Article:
The clock is ticking to get your Windows systems ready for the General Data Protection Regulation. To assist with...
these compliance efforts, Microsoft offers several resources to help systems administrators.
A European Union privacy law, GDPR goes into effect in May 2018 and signifies more wide-reaching ramifications for IT than other regulations. For example, while the Health Insurance Portability and Accountability Act is relevant only to healthcare providers, most organizations must adhere to GDPR requirements. The regulation applies to any organization -- including those based outside Europe -- that processes, collects or stores data of EU citizens.
This sweeping data privacy regulation presents a compliance challenge for even the smallest companies. For example, if a U.S. company sells items from its website to an EU citizen, GDPR applies to that business. Even something minor, such as storing an EU citizen's phone number on digital media, forces a company to either observe the rules or delete the data.
What is GDPR?
GDPR imposes stringent requirements on how businesses handle the personal data of EU citizens. GDPR will replace the EU's Data Protection Directive, which only affected organizations with a physical presence in Europe.
The GDPR requirements state that "personal data is any information relating to an individual, whether it relates to his or her private, professional or public life. It can be anything from a name, a home address, a photo, an email address, bank details, posts on social networking websites, medical information or a computer's IP address."
Organizations subject to GDPR compliance rules will need to retain data processing records that show a strong effort has been made to observe the more than 100 GDPR requirements. Penalties for noncompliance go up to 20 million euros -- about $24 million -- or up to 4% of a company's annual revenue, whichever is more.
How does Windows Server help with GDPR?
Although Windows Server 2016 does not have specific features related to GDPR, the OS has other functionality to protect organizations from a data breach.
For example, the Just Enough Admin and the Just in Time Admin features protect against overprivileged administrative accounts. If a business has one administrator whose main responsibility is Active Directory management, then this person usually gets full administrative privileges, even though they just need to perform one specific type of administrative task. The Just in Time Admin and Just Enough Admin features grant the permissions required for a specific task for a limited period of time. The IT department can add an additional layer of security by configuring Windows to validate the administrator's identity through multifactor authentication before the request is granted.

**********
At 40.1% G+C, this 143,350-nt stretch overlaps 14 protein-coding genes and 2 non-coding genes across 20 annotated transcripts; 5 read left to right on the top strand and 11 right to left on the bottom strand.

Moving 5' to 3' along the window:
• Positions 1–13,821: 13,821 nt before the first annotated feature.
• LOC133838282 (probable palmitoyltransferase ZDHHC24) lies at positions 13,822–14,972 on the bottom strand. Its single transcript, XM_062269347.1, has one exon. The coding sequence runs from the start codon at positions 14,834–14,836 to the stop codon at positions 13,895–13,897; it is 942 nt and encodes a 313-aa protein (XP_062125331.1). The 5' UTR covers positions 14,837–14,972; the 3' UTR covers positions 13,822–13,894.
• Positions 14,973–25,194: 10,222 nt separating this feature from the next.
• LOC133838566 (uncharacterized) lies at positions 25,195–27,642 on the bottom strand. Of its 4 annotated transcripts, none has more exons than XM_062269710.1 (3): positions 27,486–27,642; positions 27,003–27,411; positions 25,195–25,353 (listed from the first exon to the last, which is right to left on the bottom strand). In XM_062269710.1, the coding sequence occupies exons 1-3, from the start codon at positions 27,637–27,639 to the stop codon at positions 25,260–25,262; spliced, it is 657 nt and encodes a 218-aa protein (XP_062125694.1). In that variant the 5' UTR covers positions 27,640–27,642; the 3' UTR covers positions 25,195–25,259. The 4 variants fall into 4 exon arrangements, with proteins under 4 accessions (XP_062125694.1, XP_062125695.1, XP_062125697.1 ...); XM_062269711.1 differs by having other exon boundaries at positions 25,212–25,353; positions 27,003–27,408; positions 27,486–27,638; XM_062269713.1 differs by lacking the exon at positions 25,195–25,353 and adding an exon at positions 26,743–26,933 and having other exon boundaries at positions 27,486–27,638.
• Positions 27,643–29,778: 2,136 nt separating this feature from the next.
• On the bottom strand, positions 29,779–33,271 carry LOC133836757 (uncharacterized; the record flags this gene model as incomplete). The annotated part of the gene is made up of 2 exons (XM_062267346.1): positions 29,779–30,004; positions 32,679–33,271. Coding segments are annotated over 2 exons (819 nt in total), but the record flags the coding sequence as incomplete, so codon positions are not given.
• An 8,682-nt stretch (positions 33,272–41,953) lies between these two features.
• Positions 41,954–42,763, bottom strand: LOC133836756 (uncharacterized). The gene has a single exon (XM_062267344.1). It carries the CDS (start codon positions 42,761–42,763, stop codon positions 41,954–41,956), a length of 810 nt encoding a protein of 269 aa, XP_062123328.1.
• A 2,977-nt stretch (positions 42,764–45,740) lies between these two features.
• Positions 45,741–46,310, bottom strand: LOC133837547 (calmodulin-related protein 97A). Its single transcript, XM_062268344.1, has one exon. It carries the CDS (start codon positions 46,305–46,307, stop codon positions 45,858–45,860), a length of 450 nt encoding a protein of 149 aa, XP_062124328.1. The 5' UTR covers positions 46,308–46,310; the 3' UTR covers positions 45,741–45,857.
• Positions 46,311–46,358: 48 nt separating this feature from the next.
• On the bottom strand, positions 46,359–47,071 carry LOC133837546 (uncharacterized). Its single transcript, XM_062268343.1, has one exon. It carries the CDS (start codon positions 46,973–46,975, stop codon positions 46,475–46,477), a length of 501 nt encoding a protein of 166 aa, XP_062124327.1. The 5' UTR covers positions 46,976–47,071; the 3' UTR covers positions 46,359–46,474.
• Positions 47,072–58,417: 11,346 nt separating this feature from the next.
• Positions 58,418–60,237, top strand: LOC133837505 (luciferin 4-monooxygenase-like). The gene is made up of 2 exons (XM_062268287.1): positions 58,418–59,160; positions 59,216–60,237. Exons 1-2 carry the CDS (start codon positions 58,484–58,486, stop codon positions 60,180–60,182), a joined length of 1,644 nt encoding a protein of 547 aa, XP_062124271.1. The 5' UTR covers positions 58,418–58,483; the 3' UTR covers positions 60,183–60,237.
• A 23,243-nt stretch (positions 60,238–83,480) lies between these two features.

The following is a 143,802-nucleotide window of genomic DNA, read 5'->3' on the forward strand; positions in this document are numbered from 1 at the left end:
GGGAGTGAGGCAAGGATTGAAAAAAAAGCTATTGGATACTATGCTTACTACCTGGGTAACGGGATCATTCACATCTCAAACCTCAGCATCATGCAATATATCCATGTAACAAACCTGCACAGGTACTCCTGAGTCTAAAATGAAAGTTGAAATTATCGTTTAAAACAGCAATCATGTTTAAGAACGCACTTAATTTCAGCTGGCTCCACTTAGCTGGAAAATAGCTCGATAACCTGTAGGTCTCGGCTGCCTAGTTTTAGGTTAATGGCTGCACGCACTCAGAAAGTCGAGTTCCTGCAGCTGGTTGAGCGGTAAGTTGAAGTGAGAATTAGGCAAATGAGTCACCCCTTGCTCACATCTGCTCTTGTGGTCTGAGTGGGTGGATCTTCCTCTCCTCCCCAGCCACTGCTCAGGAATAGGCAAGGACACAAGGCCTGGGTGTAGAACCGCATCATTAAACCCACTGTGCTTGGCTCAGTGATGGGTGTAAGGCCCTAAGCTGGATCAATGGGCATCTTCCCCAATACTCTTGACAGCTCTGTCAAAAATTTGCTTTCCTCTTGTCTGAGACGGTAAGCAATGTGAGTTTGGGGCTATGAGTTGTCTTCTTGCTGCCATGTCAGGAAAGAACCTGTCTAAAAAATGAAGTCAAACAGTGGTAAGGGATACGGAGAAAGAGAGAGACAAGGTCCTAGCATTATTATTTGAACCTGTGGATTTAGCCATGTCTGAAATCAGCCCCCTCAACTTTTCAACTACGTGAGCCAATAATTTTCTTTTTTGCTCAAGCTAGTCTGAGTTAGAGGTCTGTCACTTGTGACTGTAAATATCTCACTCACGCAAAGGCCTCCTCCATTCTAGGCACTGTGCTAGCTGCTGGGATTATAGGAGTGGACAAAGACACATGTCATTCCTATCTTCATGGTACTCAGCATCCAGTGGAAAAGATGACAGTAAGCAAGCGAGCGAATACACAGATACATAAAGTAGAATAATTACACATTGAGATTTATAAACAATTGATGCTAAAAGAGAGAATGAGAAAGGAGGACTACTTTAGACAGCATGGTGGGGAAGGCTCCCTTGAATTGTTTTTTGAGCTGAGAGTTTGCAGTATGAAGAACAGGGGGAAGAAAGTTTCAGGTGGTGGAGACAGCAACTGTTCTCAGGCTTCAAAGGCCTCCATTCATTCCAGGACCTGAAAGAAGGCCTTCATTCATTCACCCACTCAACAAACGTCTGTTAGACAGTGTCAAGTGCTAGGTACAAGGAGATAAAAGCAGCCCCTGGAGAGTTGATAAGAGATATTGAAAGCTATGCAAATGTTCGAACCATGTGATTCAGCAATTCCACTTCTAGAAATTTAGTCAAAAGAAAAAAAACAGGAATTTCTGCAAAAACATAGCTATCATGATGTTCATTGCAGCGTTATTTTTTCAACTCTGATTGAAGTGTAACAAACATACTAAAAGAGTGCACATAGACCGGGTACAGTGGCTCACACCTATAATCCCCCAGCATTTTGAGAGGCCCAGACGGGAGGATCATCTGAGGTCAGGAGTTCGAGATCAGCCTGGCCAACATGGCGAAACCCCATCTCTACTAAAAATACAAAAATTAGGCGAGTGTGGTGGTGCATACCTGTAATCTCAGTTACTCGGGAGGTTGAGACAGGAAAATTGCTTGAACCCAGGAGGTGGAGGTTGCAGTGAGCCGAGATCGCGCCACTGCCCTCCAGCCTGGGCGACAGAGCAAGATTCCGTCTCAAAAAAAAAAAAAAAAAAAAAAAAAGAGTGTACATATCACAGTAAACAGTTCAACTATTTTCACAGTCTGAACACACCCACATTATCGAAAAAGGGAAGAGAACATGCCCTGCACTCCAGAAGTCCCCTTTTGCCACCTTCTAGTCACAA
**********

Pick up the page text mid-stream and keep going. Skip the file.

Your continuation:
Another security feature that can help with GDPR compliance initiatives is Windows Defender Credential Guard. New to Windows Server 2016, this feature uses a hypervisor to isolate authentication credentials to restrict access to privileged system software. A similar tool called Windows Defender Remote Credential Guard protects the credentials used for remote desktop sessions.
Windows Defender Device Guard is an application whitelisting tool in Windows Server 2016 that an admin uses to specify which binaries can run on the system to prevent malware attacks. If there is an attempt to execute unauthorized code, Windows Server will block it and log the activity.
Microsoft updated Windows Server's security auditing capabilities, which is useful for GDPR compliance. The company designed Windows Server 2016 to integrate with security information and event management systems and extended the server OS to support two new types of auditing. For the first time, Windows Server can natively audit group memberships and Plug and Play (PnP) activity. PnP auditing helps admins detect the use of external storage devices.
What else does Microsoft offer?
Microsoft promotes its cloud service as a method to accelerate GDPR compliance. For companies that do not have that option, there are other Microsoft services and tools that can help.
The GDPR Benchmark is a questionnaire that asks about two dozen questions and offers a series of recommendations based on the answers. Figure 1 shows an excerpt from the site.
The site asks for the company's location, size and whether it is a Microsoft partner and then proceeds with a number of GDPR-specific questions. The GDPR Benchmark tool is essentially a Microsoft sales utility, but it has merit to highlight the areas the admin needs to address to meet GDPR requirements.
A Microsoft site dedicated to GDPR offers guidance through a series of documents and videos that can assist organizations though the compliance process.
Figure 2 shows an Excel spreadsheet that is part of the GDPR Detailed Assessment package on the site. The spreadsheet contains more than 100 questions related to how the organization stores, maintains, secures and processes data. Complete the spreadsheet to assess the overall compliance readiness of the organization and which areas require improvement.